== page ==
Photo courtesy of BLM
In the previous article, we described “ride to your ride” as one of the founding concepts of urban mountain biking. We also talked about a model urban mountain bike trail plan. Yet, as we mentioned, no place has the model implemented perfectly and its doubtful many cities could implement that model without some real work. That left us with the question of whether ride to your ride was a myth and fantasy, or something obtainable.
Let’s look at three very different locations and show how ride to your ride happens in the real world.
Photo courtesy of BLM
One of the founding concepts of urban mountain biking is “ride to your ride”. That is, the ability to get to the trail via your bike. No need for you pack up your car and drive to the location you intend to ride.
This concept has many advantages. First, the selfish one, in that it gives you more time to ride if you don’t have to go very far. But from an ecological point of view, the reasons why ride to your ride is a positive start to stack up. Just under a third of greenhouse gases are from transportation. Private motor vehicles are the primary culprit. Every trip you don’t use a car is that much less greenhouse gasses that are killing penguins. Connected to this are the items used in your car moving, from the rubber in your tires, to the oil in your engine, the various coolants and fluids. All these impacts add up because, even with recycling, many of these items have long supply chains that require motor vehicle transportation themselves. Lastly, there is the infrastructure aspect. Fewer car trips require few roads that are smaller in size. Smaller roads allow for the type of development patterns that further lower man’s impact on the planet. These development patterns, sometimes called “old school” or “strong towns” also can pay for themselves through tax revenue and therefore give a city the ability to invest in more public services, including the purchase of lands for public use.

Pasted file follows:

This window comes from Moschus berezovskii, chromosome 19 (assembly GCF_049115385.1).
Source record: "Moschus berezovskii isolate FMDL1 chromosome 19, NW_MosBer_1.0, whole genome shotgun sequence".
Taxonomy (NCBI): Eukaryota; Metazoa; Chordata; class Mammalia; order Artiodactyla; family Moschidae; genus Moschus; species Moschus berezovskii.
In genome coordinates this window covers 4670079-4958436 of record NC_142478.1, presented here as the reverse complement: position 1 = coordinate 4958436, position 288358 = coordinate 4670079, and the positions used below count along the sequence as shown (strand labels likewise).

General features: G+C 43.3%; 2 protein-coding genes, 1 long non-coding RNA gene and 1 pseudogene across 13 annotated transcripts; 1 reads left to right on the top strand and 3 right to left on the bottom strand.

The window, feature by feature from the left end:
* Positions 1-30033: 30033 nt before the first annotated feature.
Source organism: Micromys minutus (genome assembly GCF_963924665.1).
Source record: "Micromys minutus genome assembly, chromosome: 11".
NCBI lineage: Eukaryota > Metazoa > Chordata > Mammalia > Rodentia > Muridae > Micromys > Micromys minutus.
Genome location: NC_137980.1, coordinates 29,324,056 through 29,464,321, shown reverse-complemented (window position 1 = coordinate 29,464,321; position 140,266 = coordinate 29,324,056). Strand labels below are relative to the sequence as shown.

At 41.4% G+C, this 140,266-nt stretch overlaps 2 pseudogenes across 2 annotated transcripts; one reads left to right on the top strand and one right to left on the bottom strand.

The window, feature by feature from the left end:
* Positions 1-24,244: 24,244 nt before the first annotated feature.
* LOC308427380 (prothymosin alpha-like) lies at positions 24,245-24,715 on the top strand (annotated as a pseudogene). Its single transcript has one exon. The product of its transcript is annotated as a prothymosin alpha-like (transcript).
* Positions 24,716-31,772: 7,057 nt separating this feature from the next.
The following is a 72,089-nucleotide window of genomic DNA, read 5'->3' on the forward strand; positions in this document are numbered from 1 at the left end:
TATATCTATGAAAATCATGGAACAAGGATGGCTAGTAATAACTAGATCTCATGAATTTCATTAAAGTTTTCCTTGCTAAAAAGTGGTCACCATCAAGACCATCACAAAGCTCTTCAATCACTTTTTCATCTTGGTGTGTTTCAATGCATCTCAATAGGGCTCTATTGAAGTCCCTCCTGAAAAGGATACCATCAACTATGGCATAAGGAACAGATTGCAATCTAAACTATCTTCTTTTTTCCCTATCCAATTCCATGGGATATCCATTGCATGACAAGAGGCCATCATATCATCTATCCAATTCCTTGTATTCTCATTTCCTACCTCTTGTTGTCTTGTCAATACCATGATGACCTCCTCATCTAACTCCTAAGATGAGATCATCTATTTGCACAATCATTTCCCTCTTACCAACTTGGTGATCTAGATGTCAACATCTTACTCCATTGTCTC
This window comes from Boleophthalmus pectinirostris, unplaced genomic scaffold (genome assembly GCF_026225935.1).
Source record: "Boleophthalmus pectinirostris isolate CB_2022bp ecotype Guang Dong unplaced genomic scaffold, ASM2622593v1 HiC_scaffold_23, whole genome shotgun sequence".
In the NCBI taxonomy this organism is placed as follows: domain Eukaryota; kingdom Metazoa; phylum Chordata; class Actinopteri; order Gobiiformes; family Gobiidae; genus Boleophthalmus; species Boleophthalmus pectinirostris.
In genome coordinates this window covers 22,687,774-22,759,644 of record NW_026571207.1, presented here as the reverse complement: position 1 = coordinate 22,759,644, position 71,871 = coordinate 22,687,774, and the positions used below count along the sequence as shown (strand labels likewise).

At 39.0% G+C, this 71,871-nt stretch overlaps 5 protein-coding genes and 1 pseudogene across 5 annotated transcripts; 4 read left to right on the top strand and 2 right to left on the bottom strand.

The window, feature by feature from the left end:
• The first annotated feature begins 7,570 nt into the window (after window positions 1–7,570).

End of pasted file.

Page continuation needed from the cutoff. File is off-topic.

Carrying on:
But is this concept just that? In practice, can it exist in the real world?
Write something about yourself. No need to be fancy, just an overview.